Rich Chinese Heritage Cuisine for the Lunar New Year

Chef Boon Bun Hoe

THE ELEGANT Cantonese cuisine of Chinese-Malaysian Chef Boon Bun Hoe of Shangri-La’s Mactan Resort & Spa’s Tea of Spring reflects a rich Chinese heritage.

For the last 11 years, Chef Boon has been captivating discerning palates with his “extraordinary elevation of a Cantonese staple that perfectly embodies the harmonious combination of tradition and innovation with respect for simplicity of preparation.”

The Spring Festival or Chinese New Year is celebrated between late January and early February and falls on the first day of the first lunar month.

And Shangri-La’s Mactan Resort & Spa’s invitation to ring in the Year of the Earth Dog with the spectacle of traditional fire crackers, eye-dotting of the lion led by Gen.

Manager Rene Egle with Consul General Shi Yong of the PROC and Mayor Paz Radaza followed by the dragon dance and Yee Sang Toss at the Lobby on February 16, 2018 started exactly at 10:18 in the morning.

The highlight of the celebration was the exquisite Chinese New Year Lunch prepared by Chef Boon at the elegant Tea of Spring.

For several years now, I find myself celebrating the Chinese New Year with the mesmerizingly delicious creations of Chef Boon. The symbolic and colorful Yee Sang Salad was served as we took our seats.

This time, shredded raw abalone instead of the usual sliced salmon topped the assorted vegetables. While we took hold of our chopsticks for the ceremonial toss, we chanted “Lo Hei” (toss high) with fervent wishes in our hearts.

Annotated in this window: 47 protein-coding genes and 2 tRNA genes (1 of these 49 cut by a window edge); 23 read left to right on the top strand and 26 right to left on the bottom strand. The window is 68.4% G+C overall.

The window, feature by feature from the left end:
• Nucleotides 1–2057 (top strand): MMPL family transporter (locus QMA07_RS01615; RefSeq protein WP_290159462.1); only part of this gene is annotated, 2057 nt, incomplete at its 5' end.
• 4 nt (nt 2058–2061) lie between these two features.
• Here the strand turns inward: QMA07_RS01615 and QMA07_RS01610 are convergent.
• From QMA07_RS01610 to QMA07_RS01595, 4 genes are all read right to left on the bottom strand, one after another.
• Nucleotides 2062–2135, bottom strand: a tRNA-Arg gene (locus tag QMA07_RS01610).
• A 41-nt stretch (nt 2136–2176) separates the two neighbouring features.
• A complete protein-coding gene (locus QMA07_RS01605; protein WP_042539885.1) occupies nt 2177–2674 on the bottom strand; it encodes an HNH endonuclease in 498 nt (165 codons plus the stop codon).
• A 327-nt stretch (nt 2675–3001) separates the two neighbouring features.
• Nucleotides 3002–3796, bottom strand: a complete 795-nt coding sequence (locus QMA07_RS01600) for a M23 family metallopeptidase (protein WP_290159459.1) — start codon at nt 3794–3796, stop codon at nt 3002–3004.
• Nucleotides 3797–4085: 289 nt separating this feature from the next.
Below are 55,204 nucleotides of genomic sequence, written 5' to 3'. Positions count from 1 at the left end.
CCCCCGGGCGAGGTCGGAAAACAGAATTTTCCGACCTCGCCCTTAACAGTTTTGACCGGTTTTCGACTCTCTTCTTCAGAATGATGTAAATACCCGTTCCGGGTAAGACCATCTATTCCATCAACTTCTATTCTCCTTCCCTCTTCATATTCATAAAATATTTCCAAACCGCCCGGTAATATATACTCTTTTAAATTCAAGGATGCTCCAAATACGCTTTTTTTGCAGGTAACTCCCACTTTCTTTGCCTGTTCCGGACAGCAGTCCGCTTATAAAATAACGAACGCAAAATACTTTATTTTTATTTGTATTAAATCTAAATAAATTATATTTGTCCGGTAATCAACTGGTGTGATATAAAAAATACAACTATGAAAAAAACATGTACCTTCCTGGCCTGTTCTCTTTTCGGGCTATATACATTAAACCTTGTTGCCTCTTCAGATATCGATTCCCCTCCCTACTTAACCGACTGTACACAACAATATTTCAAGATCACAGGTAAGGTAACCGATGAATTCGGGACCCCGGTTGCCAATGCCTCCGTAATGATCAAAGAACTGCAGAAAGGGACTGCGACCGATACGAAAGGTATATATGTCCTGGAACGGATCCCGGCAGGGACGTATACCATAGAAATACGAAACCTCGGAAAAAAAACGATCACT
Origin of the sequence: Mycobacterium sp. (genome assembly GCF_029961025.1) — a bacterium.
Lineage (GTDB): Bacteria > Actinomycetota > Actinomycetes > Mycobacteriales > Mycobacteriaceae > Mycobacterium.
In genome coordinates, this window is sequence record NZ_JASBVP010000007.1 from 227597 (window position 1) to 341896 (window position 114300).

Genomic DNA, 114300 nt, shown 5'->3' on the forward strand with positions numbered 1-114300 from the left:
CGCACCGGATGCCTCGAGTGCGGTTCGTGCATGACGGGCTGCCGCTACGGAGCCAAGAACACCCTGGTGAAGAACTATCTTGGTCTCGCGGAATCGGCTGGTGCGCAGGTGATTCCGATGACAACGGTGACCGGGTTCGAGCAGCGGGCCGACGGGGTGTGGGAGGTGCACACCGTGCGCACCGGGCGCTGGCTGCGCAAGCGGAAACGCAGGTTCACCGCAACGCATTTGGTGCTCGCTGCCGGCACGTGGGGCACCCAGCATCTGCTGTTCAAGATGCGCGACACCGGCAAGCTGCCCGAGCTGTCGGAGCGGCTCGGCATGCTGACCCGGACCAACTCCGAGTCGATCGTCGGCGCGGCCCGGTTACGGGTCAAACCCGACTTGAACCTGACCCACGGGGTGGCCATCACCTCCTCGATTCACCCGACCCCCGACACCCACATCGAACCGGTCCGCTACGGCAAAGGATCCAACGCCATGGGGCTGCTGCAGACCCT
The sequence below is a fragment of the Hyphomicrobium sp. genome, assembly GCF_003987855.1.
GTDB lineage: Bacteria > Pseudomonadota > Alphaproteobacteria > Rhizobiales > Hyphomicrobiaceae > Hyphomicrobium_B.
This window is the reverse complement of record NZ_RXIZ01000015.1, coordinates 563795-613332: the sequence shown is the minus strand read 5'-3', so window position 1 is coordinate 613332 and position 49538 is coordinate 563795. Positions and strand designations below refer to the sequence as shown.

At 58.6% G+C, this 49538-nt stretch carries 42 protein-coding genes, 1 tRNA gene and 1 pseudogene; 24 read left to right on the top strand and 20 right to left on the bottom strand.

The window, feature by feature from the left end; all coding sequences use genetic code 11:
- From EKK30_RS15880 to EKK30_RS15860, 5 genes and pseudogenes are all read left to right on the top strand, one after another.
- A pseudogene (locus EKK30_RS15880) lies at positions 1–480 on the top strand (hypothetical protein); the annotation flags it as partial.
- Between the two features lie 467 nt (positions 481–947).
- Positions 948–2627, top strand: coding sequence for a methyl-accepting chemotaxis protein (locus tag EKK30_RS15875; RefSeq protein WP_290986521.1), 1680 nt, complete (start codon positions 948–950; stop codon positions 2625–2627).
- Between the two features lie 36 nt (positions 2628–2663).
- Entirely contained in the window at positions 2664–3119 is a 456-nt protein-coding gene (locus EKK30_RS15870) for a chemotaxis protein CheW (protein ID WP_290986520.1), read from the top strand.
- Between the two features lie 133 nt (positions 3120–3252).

The salad was delicious. The Dim Sum Appetizers were simply divine!

The Shrimp Dumpling (Har Gao), translucent wrappers stuffed with crystalline shrimp, Pork & Shrimp Dumpling with abalone (Shu Mai) were classic goodness. But the Deep-Fried Bean Curd Roll Hongkong Style thrilled our palates with a delicate sensation of flavors.

The Spring Onion Cake with Chicken and Pan Fried Pork Loin and Prawn in Chinese Cabbage completed the Dim Sum Platter.

When the first main course was presented, we all gasped in awe: Steamed Lapu-Lapu Fillet with Tobiko (shrimp roe) and Truffle Oil, crowned with the whole de-filleted fish, head and bones, must have been gracefully formed in the act of swimming before deep frying. What a stylish culinary art!

The fillets were steamed to perfection enhanced with truffle oil and shrimp roe.

Our aesthetic senses were all awakened as we waited for the following main courses to be served. The Stir-Fried Prawns with Shimeji Mushrooms and Asparagus followed and I could not help but admire the details of how the prawns were rolled with the tail sticking up and out of the flesh.

Pure delight as I bit into the crystalline prawn! Braised Top Shell and Sea Asparagus with Broccoli and Sea Moss caught our curiosity.

Top shells are sea snails while sea asparagus of the family solicornia is a succulent halophyte or plant adapted to grow in salt marshes and beaches.

The dish was delicious, which I enjoyed with Tea of Spring Baby Abalone and XO Fried Rice.

And to ensure the good fortune coming our way; we had Deep-fried Traditional Nian Gao (Tikoy) and Chilled Mango with Pomelo and Sago for dessert.

The Nian Gao is sandwiched between taro and sweet potato, an heirloom recipe of Chef Boon’s mother, which the family enjoys every New Year. Gongxi facai !

TAGS: Chinese, cuisine, heritage, Lunar New Year, rich
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